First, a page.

• Capable of a swift and stealthy response in denied territories.

The Chariots in Naval Operations

  • Specialized Platforms:
    • Chariots are highly specialized self-propelled vehicles used by advanced navies worldwide.
  • Launch Capability:
    • Launched from ships or submarines based on size and designated roles.
  • Historical Reference:
    • In World War II, manned human torpedoes were referred to as chariots.
  • Shallow-Water Operations:
    • Especially useful for naval operations in shallow waters.
  • Mission Range:
    • Suitable for various missions, including shallow-water surveillance and attacking coastal installations and adversary ships in harbors.
  • Access to Restricted Areas:
    • Enables marine commandos to access areas close to adversary harbors that submarines cannot reach due to shallow waters.
  • Transportation of Equipment:
    • Facilitates the transportation of weapons and equipment to operational areas.
Usage in India:
  • Limited Public Information:
    • Limited publicly available information on the swimmer delivery vehicles used by the Indian Navy.
  • Historical Use:
    • Some sources suggest the use of Italian-made chariots by the Navy for several years.
  • Indigenous Production:
    • In 2012, the Ministry of Defence directed Hindustan Shipyard Limited to build two submarines of this type.

-Source: Indian Express


The United Nations Environment Programme (UNEP) has put forth an action plan outlined in the report “Keeping it Chill: How to meet cooling demands while cutting emissions,” with the goal of significantly decreasing emissions from the global cooling sector. This initiative has the potential to make a substantial impact, foreseeing a 60% reduction in greenhouse gas emissions by 2050. The report’s release aligns with the Global Cooling Pledge, a collaborative effort led by the United Arab Emirates, the host of the Conference of Parties (COP28), in conjunction with the Cool Coalition.


GS III: Environment and Ecology

Dimensions of the Article:

  1. UNEP’s Action Plan for Sustainable Cooling
  2. Addressing the Significance of the Cooling Sector
  3. Benefits of Sustainable Cooling:

UNEP’s Action Plan for Sustainable Cooling

Passive Cooling Measures:


  • Advocates the adoption of passive cooling measures like shading, ventilation, insulation, green roofs, and reflective surfaces.
  • Suggests reintroducing nature to urban areas.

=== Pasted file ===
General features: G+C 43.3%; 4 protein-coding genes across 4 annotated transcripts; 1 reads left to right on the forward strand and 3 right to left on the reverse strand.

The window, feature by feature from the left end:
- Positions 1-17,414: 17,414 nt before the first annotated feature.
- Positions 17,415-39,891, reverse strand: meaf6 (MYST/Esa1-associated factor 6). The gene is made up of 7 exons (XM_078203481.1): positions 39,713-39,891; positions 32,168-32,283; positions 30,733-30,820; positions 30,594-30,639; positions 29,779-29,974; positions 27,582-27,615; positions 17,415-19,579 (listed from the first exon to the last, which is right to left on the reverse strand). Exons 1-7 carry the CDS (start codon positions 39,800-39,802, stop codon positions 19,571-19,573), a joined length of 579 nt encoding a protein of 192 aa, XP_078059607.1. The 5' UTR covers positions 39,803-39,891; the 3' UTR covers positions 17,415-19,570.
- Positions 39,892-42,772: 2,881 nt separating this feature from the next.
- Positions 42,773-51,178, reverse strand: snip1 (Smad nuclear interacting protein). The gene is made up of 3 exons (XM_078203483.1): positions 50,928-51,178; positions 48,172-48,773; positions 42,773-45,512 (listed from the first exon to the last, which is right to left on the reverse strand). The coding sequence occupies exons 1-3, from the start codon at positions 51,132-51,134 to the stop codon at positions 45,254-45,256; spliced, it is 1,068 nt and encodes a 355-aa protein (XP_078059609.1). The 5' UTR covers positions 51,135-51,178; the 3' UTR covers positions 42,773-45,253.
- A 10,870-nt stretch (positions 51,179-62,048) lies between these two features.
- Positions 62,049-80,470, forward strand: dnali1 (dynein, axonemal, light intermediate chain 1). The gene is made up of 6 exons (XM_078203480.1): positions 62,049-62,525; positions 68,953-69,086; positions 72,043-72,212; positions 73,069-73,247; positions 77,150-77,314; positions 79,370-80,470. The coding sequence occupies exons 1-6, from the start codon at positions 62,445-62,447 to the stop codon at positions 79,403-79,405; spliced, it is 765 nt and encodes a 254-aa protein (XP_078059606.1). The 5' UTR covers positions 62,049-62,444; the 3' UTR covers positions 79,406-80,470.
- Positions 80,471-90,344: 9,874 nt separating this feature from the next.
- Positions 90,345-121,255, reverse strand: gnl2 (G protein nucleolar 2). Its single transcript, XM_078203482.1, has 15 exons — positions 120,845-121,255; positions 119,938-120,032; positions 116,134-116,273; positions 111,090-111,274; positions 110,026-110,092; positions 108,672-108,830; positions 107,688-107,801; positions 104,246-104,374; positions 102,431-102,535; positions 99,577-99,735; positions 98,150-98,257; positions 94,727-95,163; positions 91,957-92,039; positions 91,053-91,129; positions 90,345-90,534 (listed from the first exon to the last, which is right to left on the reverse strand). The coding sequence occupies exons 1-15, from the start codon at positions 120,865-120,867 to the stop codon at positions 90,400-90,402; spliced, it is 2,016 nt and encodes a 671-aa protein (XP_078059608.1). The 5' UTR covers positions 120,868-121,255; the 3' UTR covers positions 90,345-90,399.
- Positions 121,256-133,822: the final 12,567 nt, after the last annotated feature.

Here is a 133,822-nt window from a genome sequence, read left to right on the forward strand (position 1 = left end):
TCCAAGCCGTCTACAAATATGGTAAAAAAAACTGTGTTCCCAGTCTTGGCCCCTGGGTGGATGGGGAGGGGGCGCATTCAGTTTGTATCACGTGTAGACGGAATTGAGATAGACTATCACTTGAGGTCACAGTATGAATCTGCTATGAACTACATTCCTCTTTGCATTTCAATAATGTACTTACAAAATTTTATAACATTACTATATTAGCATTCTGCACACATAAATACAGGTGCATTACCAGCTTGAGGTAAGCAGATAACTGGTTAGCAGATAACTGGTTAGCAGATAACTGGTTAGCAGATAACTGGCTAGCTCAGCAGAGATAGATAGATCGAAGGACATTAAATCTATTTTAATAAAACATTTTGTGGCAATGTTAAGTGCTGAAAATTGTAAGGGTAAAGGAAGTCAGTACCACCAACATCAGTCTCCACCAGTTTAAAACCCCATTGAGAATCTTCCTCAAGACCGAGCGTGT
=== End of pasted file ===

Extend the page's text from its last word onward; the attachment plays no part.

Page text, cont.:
Impact on Energy Consumption:

  • Highlights that passive cooling can significantly reduce the reliance on mechanical cooling, leading to energy and emission savings.
Higher Energy Efficiency:

Technological Emphasis:

  • Stresses the importance of adopting higher energy efficiency technologies and practices for cooling equipment such as air conditioners, refrigerators, and fans.


  • Points out that higher-energy efficiency cooling not only reduces energy consumption and emissions but also lowers costs for users and utilities.
Alternative Cooling Substances:
  • Shift from HFCs:
    • Advocates for the use of alternative substances like hydrocarbons, ammonia, or carbon dioxide instead of hydrofluorocarbons (HFCs).
  • Impact of HFCs:
    • Describes HFCs as potent greenhouse gases with super-pollutant properties, capable of trapping heat hundreds to thousands of times more than carbon dioxide.
  • Phase-Down Initiative:
    • Urges a faster phasedown of climate-warming refrigerants and air conditioning under the Kigali Amendment to the Montreal Protocol.
  • Reducing Direct Emissions:
    • Highlights that low-global warming potential refrigerants can contribute to the reduction of direct emissions from cooling devices.

Addressing the Significance of the Cooling Sector

Importance of Cooling Sector:
  • The cooling sector is vital for mitigating rising temperatures, ensuring food safety, supporting industrial processes, and fostering productive economies.
Challenges Without Intervention:

Electricity Consumption and Emissions:

  • The growing demand for cooling equipment could result in a substantial increase in electricity consumption and emissions.
  • The cooling sector currently constitutes 20% of global electricity consumption.
  • Without intervention, the installed capacity of cooling equipment globally could triple, leading to a more than twofold increase in electricity consumption by 2050.
  • This scenario could contribute to emissions between 4.4 billion and 6.1 billion tonnes of carbon dioxide equivalent (CO2e) in 2050, accounting for over 10% of projected global emissions.

Benefits of Sustainable Cooling:

  • Economic Savings:
    • Passive cooling techniques and efficient cooling equipment can save consumers USD 17 trillion between 2022 and 2050.
  • Power Requirements Reduction:
    • Sustainable cooling is projected to reduce peak power requirements by 1.5-2 terawatts (TW), avoiding substantial power generation investments.
  • Emission Reductions:
    • Increasing the adoption of low-global warming potential technologies and managing refrigerant life cycles can reduce HFC emissions by 50% in 2050.
    • Decarbonizing the power grid can further reduce sectoral emissions by 96%.

-Source: Down To Earth


The Centre’s recent ban on using sugarcane juice and sugar syrup for ethanol production in the 2023-24 supply year aims to maintain adequate sugar availability for domestic consumption and stabilize prices. However, the government has permitted the use of B-molasses for ethanol production.


GS-III: Environment and Ecology, GS-III: Industry and Infrastructure

Dimensions of the Article:

  1. What is Ethanol fuel?
  2. What is ethanol blending?
  3. Advantages of Ethanol Blending
  4. Ethanol Blended Petrol Programme (EBP)
  5. Roadmap for Ethanol Blending in India by 2025